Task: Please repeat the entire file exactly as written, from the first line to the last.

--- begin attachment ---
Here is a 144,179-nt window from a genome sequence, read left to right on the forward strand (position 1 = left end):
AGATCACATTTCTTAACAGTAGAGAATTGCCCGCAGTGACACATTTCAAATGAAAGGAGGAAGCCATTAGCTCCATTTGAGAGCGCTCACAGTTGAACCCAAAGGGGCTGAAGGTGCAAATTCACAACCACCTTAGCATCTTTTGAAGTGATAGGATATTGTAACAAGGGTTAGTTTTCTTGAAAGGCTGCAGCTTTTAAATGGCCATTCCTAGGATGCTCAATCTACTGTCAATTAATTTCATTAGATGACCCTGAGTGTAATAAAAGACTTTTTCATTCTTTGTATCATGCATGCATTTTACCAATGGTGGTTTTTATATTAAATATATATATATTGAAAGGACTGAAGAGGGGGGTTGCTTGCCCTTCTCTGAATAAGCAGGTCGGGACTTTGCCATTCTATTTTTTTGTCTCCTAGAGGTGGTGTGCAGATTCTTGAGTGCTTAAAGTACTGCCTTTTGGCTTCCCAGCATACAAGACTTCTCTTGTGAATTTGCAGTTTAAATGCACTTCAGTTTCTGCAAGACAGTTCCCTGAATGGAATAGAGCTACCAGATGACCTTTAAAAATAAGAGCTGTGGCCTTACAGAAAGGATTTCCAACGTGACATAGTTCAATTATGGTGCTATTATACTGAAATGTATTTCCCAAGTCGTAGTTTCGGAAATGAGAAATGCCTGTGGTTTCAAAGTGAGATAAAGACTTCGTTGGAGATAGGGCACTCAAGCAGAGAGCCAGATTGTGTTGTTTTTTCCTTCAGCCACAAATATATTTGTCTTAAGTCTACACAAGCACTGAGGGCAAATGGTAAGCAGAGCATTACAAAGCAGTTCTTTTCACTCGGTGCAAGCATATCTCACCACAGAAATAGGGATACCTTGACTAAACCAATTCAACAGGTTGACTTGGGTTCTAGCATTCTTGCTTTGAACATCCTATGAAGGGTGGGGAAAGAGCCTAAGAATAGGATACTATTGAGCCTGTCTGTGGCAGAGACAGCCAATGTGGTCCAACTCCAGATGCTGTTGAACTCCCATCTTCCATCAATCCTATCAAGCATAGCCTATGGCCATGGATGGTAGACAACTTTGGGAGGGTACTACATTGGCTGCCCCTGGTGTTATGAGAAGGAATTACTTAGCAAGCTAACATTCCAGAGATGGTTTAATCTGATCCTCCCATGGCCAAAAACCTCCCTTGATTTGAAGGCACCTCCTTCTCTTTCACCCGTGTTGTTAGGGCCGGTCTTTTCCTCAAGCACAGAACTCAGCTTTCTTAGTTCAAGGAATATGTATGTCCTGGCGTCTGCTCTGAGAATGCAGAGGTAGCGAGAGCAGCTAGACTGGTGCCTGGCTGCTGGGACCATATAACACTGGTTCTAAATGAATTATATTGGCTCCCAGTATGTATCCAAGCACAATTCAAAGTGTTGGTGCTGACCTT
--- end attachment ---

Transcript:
Here is a 144,179-nt window from a genome sequence, read left to right on the forward strand (position 1 = left end):
AGATCACATTTCTTAACAGTAGAGAATTGCCCGCAGTGACACATTTCAAATGAAAGGAGGAAGCCATTAGCTCCATTTGAGAGCGCTCACAGTTGAACCCAAAGGGGCTGAAGGTGCAAATTCACAACCACCTTAGCATCTTTTGAAGTGATAGGATATTGTAACAAGGGTTAGTTTTCTTGAAAGGCTGCAGCTTTTAAATGGCCATTCCTAGGATGCTCAATCTACTGTCAATTAATTTCATTAGATGACCCTGAGTGTAATAAAAGACTTTTTCATTCTTTGTATCATGCATGCATTTTACCAATGGTGGTTTTTATATTAAATATATATATATTGAAAGGACTGAAGAGGGGGGTTGCTTGCCCTTCTCTGAATAAGCAGGTCGGGACTTTGCCATTCTATTTTTTTGTCTCCTAGAGGTGGTGTGCAGATTCTTGAGTGCTTAAAGTACTGCCTTTTGGCTTCCCAGCATACAAGACTTCTCTTGTGAATTTGCAGTTTAAATGCACTTCAGTTTCTGCAAGACAGTTCCCTGAATGGAATAGAGCTACCAGATGACCTTTAAAAATAAGAGCTGTGGCCTTACAGAAAGGATTTCCAACGTGACATAGTTCAATTATGGTGCTATTATACTGAAATGTATTTCCCAAGTCGTAGTTTCGGAAATGAGAAATGCCTGTGGTTTCAAAGTGAGATAAAGACTTCGTTGGAGATAGGGCACTCAAGCAGAGAGCCAGATTGTGTTGTTTTTTCCTTCAGCCACAAATATATTTGTCTTAAGTCTACACAAGCACTGAGGGCAAATGGTAAGCAGAGCATTACAAAGCAGTTCTTTTCACTCGGTGCAAGCATATCTCACCACAGAAATAGGGATACCTTGACTAAACCAATTCAACAGGTTGACTTGGGTTCTAGCATTCTTGCTTTGAACATCCTATGAAGGGTGGGGAAAGAGCCTAAGAATAGGATACTATTGAGCCTGTCTGTGGCAGAGACAGCCAATGTGGTCCAACTCCAGATGCTGTTGAACTCCCATCTTCCATCAATCCTATCAAGCATAGCCTATGGCCATGGATGGTAGACAACTTTGGGAGGGTACTACATTGGCTGCCCCTGGTGTTATGAGAAGGAATTACTTAGCAAGCTAACATTCCAGAGATGGTTTAATCTGATCCTCCCATGGCCAAAAACCTCCCTTGATTTGAAGGCACCTCCTTCTCTTTCACCCGTGTTGTTAGGGCCGGTCTTTTCCTCAAGCACAGAACTCAGCTTTCTTAGTTCAAGGAATATGTATGTCCTGGCGTCTGCTCTGAGAATGCAGAGGTAGCGAGAGCAGCTAGACTGGTGCCTGGCTGCTGGGACCATATAACACTGGTTCTAAATGAATTATATTGGCTCCCAGTATGTATCCAAGCACAATTCAAAGTGTTGGTGCTGACCTT